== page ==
The student news site of Maize Career Academy in Maize, Kansas.

Fusion by OneMaize Media

The student news site of Maize Career Academy in Maize, Kansas.

Fusion by OneMaize Media

The student news site of Maize Career Academy in Maize, Kansas.

Fusion by OneMaize Media

Sephora Kids

The “Sephora kid” trend demonstrates tweens’ enthusiasm for skincare, but their excessive focus is causing concerns.

Inside the high-end makeup store Sephora, you would expect to find adults and older teens testing foundation shades and eyeshadow colors, but what you might really find is 10-year-olds\ destroying testers and buying products that should be out of their budget.

#SephoraKids currently has more than 300 million views on TikTok. There are thousands of videos online talking about kids ages 12 and younger entering these stores to purchase skincare products and messing with displays and testers.

Chris Morrison, a science teacher at Maize South and Maize Career Academy, is the father of a “Sephora kid.” He says that even at a young age, his daughter has a whole skincare routine.

“She has a nightly makeup routine, she has a morning makeup routine, she makes us late for school because she’s doing her facial routine,” Morrison said. “She wants to go to Sephora to buy makeup. She wants to go to Ulta to buy makeup, body washes and perfumes. She’s only 8 years old.”

One way these products have been used by tweens is by making a ‘skincare smoothie,’ a mixture of different products. However, some products are reported to separate or interfere with absorption when mixed, despite what those within the movement may believe.

“It does the same thing as if you put it on normally,” Ali DeVasure, a 10-year-old “Sephora kid” said.

What’s causing this trend? Some think it’s because of the pandemic, which made everyone go to school on Zoom. Others think it’s because kids just want to seem older than they are or feel included in what older teenagers are doing.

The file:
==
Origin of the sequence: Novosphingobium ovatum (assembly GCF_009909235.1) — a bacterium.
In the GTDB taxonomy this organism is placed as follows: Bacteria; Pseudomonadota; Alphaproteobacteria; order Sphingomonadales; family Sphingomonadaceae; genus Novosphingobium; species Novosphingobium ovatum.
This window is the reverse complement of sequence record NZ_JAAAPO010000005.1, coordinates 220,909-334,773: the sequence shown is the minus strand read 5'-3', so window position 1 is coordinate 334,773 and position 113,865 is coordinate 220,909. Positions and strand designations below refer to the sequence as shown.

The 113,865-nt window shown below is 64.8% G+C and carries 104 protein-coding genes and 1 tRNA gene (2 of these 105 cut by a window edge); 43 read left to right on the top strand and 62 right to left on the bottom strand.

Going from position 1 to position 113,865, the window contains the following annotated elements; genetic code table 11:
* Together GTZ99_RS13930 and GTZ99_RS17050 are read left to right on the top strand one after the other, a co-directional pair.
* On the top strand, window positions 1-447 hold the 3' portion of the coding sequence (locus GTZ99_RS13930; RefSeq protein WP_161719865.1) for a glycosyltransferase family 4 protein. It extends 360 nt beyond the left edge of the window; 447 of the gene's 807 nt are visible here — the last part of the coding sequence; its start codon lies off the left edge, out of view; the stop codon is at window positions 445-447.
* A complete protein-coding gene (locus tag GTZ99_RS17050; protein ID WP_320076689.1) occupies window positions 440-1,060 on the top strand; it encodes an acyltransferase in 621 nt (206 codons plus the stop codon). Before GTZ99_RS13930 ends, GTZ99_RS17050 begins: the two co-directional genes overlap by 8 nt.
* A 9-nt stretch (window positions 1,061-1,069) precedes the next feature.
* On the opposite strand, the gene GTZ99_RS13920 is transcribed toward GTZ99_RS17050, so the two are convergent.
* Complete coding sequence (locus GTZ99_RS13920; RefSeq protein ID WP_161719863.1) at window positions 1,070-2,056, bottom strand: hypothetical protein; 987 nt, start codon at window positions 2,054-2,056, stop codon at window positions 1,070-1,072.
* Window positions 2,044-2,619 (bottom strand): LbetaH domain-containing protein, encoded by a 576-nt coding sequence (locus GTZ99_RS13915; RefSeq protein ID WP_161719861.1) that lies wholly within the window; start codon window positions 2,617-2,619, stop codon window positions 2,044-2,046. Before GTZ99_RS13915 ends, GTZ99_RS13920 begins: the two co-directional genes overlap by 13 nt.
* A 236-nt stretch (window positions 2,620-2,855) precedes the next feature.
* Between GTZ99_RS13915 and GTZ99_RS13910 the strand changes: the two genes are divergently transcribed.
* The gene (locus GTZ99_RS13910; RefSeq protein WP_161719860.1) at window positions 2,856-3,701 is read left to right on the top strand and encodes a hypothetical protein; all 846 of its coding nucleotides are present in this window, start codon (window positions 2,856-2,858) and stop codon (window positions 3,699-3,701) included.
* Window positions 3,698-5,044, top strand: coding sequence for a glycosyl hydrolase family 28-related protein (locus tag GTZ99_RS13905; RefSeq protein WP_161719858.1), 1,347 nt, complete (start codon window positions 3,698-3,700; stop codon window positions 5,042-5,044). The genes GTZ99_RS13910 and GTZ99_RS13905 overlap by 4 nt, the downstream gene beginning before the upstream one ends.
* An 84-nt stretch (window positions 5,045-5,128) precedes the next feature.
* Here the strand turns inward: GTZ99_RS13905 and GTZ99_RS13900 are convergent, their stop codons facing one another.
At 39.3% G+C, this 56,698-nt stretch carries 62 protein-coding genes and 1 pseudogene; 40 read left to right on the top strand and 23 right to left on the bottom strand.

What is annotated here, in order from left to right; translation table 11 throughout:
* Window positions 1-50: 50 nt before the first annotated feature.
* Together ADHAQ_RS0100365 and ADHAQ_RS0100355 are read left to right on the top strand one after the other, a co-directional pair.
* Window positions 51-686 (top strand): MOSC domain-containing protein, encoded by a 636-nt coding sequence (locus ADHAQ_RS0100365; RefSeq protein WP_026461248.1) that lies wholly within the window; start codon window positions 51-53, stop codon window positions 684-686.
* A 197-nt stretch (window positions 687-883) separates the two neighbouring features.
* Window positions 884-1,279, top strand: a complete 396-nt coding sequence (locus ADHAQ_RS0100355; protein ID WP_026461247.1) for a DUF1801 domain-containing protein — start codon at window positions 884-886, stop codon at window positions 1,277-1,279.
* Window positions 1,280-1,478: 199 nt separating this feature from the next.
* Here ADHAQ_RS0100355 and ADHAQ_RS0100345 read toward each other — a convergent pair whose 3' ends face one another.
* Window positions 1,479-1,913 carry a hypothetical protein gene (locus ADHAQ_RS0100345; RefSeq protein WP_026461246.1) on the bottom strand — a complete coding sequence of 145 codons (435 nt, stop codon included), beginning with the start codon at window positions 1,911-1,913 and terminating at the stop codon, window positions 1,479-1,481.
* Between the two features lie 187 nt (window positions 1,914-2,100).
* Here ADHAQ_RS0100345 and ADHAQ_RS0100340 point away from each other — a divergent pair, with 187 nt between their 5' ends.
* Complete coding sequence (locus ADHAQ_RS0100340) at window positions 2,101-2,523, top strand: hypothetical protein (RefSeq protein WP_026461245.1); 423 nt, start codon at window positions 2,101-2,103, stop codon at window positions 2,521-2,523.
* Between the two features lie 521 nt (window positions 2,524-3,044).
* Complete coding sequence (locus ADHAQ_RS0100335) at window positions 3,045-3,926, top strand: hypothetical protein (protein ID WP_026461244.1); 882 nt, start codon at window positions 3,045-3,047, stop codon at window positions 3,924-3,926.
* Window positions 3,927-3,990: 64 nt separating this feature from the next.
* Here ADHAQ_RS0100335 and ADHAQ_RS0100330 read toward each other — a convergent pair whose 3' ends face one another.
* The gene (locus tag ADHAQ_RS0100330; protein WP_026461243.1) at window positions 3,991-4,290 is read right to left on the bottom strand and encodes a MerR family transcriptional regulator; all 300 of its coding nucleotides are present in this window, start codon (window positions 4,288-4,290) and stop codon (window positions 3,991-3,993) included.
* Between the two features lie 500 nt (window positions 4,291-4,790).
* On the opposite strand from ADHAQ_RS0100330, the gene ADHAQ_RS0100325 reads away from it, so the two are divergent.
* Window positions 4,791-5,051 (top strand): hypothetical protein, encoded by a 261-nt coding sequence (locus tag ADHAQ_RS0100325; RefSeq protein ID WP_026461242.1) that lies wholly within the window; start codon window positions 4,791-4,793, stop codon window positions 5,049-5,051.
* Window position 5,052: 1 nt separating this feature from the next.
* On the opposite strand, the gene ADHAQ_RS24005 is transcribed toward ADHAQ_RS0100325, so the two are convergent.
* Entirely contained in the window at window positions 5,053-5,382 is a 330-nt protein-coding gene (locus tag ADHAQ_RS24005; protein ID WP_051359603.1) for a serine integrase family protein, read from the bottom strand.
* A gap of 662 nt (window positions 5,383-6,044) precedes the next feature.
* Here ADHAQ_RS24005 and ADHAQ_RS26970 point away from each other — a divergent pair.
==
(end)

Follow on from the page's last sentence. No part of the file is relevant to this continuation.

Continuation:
“They want to feel included because they see their parents and all these people on the internet doing it,” Emily D’Annunzio, sister of a Sephora kid, said.

Some parents are trying to find ways to educate their kids on proper skincare and appropriate behavior in stores.

“My wife and I are trying to put limits on what our daughters can buy, and what they can purchase from beauty stores,” Morrison said, “I told our daughters that they have to earn the money to buy stuff because I’m not going to buy it for them. They can earn money from chores and getting good grades, and they can buy it for themselves.”

Some products that these kids are using, such as harsh acids and anti-aging chemicals like retinol, are damaging their younger, more sensitive skin.

“These kids don’t know how to use these products correctly and it could do long-term damage to their skin, and they’re using products that they just don’t know how to use correctly.” Morrison said.

DeVasure experienced the effects of a skincare slip-up herself.

“My face got red and itchy the day I didn’t do my skincare,” DeVasure said.

Because of these concerns, people are saying that the stores themselves need to take charge.

“[The kids] need to be stopped, or Sephora needs to get rid of the testers, it’s crazy,” D’Annunzio said.

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About the Contributor
Rachel Moore
Rachel Moore, Reporter
Maize South Freshman Rachel Moore is a reporter in her first semester on the News Magazine. She has a passion for writing and foreign languages. After high school, she plans on attending KU and eventually becoming a journalist.

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